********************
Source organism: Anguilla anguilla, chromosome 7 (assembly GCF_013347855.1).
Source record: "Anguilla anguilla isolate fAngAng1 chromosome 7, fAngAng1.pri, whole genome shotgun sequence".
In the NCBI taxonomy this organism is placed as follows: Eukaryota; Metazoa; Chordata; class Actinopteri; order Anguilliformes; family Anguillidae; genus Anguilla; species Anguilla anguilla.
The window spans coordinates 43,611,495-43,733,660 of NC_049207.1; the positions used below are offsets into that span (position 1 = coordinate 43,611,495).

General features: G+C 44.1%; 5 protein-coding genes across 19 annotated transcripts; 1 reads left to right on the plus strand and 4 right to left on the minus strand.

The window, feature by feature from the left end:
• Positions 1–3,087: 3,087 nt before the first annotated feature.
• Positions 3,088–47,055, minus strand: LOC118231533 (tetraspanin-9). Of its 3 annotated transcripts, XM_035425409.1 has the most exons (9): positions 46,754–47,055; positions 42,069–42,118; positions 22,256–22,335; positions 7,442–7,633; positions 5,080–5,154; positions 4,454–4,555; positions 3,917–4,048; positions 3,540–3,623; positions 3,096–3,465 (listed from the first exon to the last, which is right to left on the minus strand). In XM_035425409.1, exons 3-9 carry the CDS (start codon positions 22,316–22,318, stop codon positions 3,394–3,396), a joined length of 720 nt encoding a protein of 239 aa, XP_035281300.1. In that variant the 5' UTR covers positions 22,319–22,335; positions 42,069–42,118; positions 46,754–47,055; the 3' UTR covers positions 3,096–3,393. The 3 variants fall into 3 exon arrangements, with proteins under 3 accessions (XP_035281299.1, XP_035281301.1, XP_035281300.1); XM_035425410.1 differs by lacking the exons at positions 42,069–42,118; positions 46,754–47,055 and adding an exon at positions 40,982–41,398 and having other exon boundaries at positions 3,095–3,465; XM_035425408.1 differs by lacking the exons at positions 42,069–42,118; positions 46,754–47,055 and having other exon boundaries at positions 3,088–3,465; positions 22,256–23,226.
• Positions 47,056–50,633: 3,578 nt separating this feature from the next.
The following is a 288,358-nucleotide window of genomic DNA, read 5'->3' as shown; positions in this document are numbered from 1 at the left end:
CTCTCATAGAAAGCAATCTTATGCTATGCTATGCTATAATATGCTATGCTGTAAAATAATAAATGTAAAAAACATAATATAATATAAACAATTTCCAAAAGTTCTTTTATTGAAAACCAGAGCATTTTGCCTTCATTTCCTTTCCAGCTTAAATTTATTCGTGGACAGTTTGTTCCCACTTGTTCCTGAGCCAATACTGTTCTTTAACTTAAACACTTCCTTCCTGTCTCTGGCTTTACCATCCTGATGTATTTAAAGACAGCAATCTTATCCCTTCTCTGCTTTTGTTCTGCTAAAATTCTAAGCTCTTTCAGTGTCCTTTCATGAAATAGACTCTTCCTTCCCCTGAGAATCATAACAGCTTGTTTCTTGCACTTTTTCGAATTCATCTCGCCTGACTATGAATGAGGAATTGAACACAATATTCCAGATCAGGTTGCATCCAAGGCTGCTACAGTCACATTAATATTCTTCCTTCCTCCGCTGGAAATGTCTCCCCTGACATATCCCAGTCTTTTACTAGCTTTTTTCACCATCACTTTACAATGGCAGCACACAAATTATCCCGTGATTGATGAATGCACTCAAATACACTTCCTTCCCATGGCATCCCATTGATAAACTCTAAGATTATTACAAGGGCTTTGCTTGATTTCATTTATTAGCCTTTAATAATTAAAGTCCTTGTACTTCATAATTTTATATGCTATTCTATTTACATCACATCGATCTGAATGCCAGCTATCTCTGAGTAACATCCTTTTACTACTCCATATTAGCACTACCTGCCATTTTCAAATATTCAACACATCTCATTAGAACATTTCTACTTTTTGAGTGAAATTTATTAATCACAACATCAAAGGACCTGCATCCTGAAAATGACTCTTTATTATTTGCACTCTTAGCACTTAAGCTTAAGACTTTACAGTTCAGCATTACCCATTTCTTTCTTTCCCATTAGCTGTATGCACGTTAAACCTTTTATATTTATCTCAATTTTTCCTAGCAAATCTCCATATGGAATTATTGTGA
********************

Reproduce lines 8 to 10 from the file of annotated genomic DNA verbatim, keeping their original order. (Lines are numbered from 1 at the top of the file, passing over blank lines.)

• Positions 3,088–47,055, minus strand: LOC118231533 (tetraspanin-9). Of its 3 annotated transcripts, XM_035425409.1 has the most exons (9): positions 46,754–47,055; positions 42,069–42,118; positions 22,256–22,335; positions 7,442–7,633; positions 5,080–5,154; positions 4,454–4,555; positions 3,917–4,048; positions 3,540–3,623; positions 3,096–3,465 (listed from the first exon to the last, which is right to left on the minus strand). In XM_035425409.1, exons 3-9 carry the CDS (start codon positions 22,316–22,318, stop codon positions 3,394–3,396), a joined length of 720 nt encoding a protein of 239 aa, XP_035281300.1. In that variant the 5' UTR covers positions 22,319–22,335; positions 42,069–42,118; positions 46,754–47,055; the 3' UTR covers positions 3,096–3,393. The 3 variants fall into 3 exon arrangements, with proteins under 3 accessions (XP_035281299.1, XP_035281301.1, XP_035281300.1); XM_035425410.1 differs by lacking the exons at positions 42,069–42,118; positions 46,754–47,055 and adding an exon at positions 40,982–41,398 and having other exon boundaries at positions 3,095–3,465; XM_035425408.1 differs by lacking the exons at positions 42,069–42,118; positions 46,754–47,055 and having other exon boundaries at positions 3,088–3,465; positions 22,256–23,226.
• Positions 47,056–50,633: 3,578 nt separating this feature from the next.
The following is a 288,358-nucleotide window of genomic DNA, read 5'->3' as shown; positions in this document are numbered from 1 at the left end: